So, here we are, Ise.
Honestly, the “Kyoto and Ise” arc has been so full of ridiculous accidents that I actually said “Thank God!” when I read that the girls have arrived in Ise safely. Sanity, it seems, has finally been restored. Maybe this is partly because Isumi is not with them… wait, where is she now?
Just like in Ch. 405, Hinagiku is shown enjoying the local food, introducing sites and essentially loving Ise. It is as if she has been hosting a TV show (with her friends as guests) introducing Kyoto and Ise to tourists. There is no evidence that Hata is having an agreement with Kyoto and Ise that Hinagiku would be the ambassador of local tourism, but it is funny that she has almost become one.
Nagi, on the other hand, is unable to enjoy herself for good reasons: she couldn’t enjoy the trip in Kyoto because she has made zero progress with her manga, and the situation has not changed a bit now that she is in Ise, so she is still unable to have fun. It is actually quite funny to see Nagi telling Hinagiku off for playing around instead of paying serious attention to the work. Still, I kinda think that it would be a huge waste of a trip if people are not allowed to enjoy anything.
This is not the defence Hinagiku has put forward, though. Instead, she points out that Chiharu – arguably Nagi’s mastermind – is still on her way, while Nagi herself does not have concrete plans. With no input from Chiharu or Nagi, it seems that Hinagiku has no idea how to help Nagi either. The only thing she could do is to wait – and enjoy the sights while waiting. Interestingly, nobody else is trying to make a contribution at this point.
Now that Nagi has asked everyone to focus on the serious business, a few ideas have suddenly been put forward. Maria begins by asking what they are missing right now, and Kayura answers that Nagi is still not concerned enough. She the puts forward the “Super Saiyan theory” – when (strong enough) Saiyans get angry enough, they turn into Super Saiyans. Substitute “anger” with “concern”, and Nagi would draw the power she needs to finish her manga.
So Nagi needs to be more concerned, and thus she wants her friends to make her feel concerned. She starts with Kayura, who only manages to insult Nagi’s mother. Nagi then turns to Hinagiku, who looks and sounds sincere, but her words are so empty that it ends up discouraging Nagi. Funny enough, Nagi never asks Maria for some words.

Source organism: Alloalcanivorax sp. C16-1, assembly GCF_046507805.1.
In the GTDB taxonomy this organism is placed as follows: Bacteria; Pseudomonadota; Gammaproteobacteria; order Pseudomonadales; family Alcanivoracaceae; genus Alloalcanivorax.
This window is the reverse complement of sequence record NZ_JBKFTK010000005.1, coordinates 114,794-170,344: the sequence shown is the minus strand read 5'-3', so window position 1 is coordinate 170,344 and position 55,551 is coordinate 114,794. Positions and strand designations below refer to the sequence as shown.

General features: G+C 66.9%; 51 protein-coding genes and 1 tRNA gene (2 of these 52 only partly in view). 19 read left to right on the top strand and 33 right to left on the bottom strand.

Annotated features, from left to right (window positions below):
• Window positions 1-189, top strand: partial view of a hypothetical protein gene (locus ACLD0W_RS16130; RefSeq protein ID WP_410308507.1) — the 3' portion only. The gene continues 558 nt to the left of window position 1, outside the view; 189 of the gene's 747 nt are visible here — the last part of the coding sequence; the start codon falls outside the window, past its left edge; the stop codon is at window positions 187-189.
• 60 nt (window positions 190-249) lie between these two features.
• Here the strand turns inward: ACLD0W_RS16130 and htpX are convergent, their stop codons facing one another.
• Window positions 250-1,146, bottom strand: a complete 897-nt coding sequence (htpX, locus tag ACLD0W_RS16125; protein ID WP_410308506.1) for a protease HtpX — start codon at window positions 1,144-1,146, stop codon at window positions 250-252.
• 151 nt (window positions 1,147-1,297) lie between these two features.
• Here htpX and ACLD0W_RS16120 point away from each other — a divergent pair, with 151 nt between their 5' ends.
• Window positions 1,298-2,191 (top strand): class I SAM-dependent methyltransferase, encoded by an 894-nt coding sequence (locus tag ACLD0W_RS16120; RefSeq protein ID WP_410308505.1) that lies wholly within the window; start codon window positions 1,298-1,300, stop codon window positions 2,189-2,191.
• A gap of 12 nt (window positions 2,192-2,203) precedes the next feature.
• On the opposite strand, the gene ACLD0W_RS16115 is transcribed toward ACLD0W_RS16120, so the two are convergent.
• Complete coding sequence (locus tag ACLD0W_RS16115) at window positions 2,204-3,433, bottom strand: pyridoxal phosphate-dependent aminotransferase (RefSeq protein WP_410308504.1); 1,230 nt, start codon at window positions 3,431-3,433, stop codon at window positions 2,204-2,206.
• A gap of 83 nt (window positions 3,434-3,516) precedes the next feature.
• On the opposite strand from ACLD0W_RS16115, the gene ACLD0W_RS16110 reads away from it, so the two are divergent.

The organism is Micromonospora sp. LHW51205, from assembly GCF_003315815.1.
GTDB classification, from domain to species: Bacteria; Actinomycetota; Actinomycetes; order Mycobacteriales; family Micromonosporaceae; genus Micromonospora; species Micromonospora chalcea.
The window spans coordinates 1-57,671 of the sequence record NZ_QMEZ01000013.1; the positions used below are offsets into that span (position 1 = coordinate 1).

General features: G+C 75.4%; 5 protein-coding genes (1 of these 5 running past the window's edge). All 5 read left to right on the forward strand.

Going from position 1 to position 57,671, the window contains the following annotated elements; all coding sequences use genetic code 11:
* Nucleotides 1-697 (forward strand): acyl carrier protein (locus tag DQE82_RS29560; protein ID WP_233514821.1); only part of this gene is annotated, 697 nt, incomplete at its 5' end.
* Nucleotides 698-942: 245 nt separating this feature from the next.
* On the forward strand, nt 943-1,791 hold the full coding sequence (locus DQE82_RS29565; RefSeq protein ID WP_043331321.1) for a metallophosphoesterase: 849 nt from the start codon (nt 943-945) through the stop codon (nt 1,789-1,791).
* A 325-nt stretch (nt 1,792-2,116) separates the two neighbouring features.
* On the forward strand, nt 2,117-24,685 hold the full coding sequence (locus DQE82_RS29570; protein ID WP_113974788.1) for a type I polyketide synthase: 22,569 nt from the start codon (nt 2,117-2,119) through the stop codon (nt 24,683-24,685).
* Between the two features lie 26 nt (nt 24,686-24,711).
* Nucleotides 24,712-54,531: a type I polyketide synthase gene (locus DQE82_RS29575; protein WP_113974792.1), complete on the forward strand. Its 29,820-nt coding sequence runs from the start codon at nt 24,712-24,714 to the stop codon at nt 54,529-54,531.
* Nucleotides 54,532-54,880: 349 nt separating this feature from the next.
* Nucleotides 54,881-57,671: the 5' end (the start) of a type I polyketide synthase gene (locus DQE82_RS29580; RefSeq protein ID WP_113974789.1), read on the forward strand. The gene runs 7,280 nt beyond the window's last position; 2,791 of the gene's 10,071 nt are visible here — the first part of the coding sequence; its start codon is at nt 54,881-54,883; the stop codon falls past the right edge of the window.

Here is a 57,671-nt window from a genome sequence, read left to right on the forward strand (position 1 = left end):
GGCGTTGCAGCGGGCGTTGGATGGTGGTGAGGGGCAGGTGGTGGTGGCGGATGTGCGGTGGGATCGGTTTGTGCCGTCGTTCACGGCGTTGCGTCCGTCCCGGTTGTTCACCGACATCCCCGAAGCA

There is someone else who doesn’t need to be asked before she speaks. Athena – still known to her friends as Alice – shows that she
is Darth Vader could find new ways to “motivate” Nagi. Simply put, it is a string of personal insult on Nagi (contrary to Kayura’s words which insulted Nagi’s mother) which is extremely sadistic (contrary to Hinagiku’s approach which is far too nice to be motivating). Each and every line by Athena stabs hard into Nagi’s heart, and finally Nagi turns into Super Saiyan gets motivated enough to start working.
Still, motivation doesn’t guarantee inspiration, and Nagi is still stuck. She knows what she wants to draw – the ghost and its favourite anime – but she doesn’t have a story to tell. Not getting sleep, Nagi sits alone on a bench near the hotel (I thought someone has run out of money), when Dr. Kurosu finally arrives.
As they talk about the visit to the Grand Shrine, Nagi suggests that all she could do now is to ask the gods for ideas. Dr. Kurosu, however, points out that this is a wrong attitude: you do not ask the gods to do this or that for you, but you could ask for them to watch over you when you work your best for your goal. As a religious person (I am a Roman Catholic), I agree with Dr. Kurosu wholeheartedly: God might not grant you every wish; there could be many struggles in our lives, but God has promised that His love is with us.
I know that a lot of people would find it difficult to appreciate.
The words “watch over” stirs up Nagi’s mind, and a story is quickly born. It now seems to me that what has been troubling Nagi is the ending – or a message behind the ending – of her story. Suddenly, she can relate her journey so far, and the feelings that come with it, to her main character. Every bit of Nagi’s journey becomes a plot point to her story, and finally the main character has a journey of his/her own throughout the manga.
What surprises me is that the manga Nagi has shown in Ch. 400 is actually useful. “Ayumu” now warns “Nagi” that it has only 49 days left. “Chiharu” is the director of the (BL?) anime that “Nagi” wants to see. “Athena” shows “Nagi” the way to earn the one extra day. “Hinagiku” might or might not give her hand to “Nagi”. In the end, “Nagi” has to leave the world, but “Chiharu” would know that he/she is watching over them…
You see, Nagi could actually start her manga with a lighthearted Ch. 400, and then make use of a twist (a car accident, maybe?) to enter the main theme. Other than ironing some flaws out (Hinagiku could become the “High Spec Advisor” again) and meeting the deadline (we saw Chiharu pushing Nagi on in a flashback in the movie), I think Nagi would have no more big problems with her manga.
So, with the help of a keyword from Dr. Kurosu, Nagi now makes full use of her journey to make a story. The efforts and chapters have, after all, not been wasted. While I have been heavily critical of Nagi ignoring her experience in the journey, it is now time for me to (shamelessly) give a lot of credits to her. Way to go, Nagi!
Just don’t mess this up for us, girl…